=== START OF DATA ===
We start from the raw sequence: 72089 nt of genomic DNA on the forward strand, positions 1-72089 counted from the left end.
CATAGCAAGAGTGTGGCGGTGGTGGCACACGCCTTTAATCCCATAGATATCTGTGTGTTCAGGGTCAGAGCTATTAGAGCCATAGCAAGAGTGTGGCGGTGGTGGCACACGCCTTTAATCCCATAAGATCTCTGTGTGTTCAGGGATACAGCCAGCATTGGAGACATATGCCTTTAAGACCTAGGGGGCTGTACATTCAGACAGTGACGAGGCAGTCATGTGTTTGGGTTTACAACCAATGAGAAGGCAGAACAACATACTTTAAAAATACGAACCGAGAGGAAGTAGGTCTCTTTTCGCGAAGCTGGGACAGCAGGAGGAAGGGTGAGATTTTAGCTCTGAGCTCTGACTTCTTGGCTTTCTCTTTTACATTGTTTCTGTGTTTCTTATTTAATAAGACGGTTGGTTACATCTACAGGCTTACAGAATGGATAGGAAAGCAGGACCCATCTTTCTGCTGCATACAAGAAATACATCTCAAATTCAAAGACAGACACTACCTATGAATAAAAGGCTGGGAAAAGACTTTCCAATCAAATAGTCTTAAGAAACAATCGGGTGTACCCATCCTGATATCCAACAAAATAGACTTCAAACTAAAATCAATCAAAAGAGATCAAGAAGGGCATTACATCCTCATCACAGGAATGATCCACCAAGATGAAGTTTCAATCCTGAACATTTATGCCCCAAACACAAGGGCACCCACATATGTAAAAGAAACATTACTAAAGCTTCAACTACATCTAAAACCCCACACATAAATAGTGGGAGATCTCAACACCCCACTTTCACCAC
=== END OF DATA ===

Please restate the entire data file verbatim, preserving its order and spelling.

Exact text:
We start from the raw sequence: 72089 nt of genomic DNA on the forward strand, positions 1-72089 counted from the left end.
CATAGCAAGAGTGTGGCGGTGGTGGCACACGCCTTTAATCCCATAGATATCTGTGTGTTCAGGGTCAGAGCTATTAGAGCCATAGCAAGAGTGTGGCGGTGGTGGCACACGCCTTTAATCCCATAAGATCTCTGTGTGTTCAGGGATACAGCCAGCATTGGAGACATATGCCTTTAAGACCTAGGGGGCTGTACATTCAGACAGTGACGAGGCAGTCATGTGTTTGGGTTTACAACCAATGAGAAGGCAGAACAACATACTTTAAAAATACGAACCGAGAGGAAGTAGGTCTCTTTTCGCGAAGCTGGGACAGCAGGAGGAAGGGTGAGATTTTAGCTCTGAGCTCTGACTTCTTGGCTTTCTCTTTTACATTGTTTCTGTGTTTCTTATTTAATAAGACGGTTGGTTACATCTACAGGCTTACAGAATGGATAGGAAAGCAGGACCCATCTTTCTGCTGCATACAAGAAATACATCTCAAATTCAAAGACAGACACTACCTATGAATAAAAGGCTGGGAAAAGACTTTCCAATCAAATAGTCTTAAGAAACAATCGGGTGTACCCATCCTGATATCCAACAAAATAGACTTCAAACTAAAATCAATCAAAAGAGATCAAGAAGGGCATTACATCCTCATCACAGGAATGATCCACCAAGATGAAGTTTCAATCCTGAACATTTATGCCCCAAACACAAGGGCACCCACATATGTAAAAGAAACATTACTAAAGCTTCAACTACATCTAAAACCCCACACATAAATAGTGGGAGATCTCAACACCCCACTTTCACCAC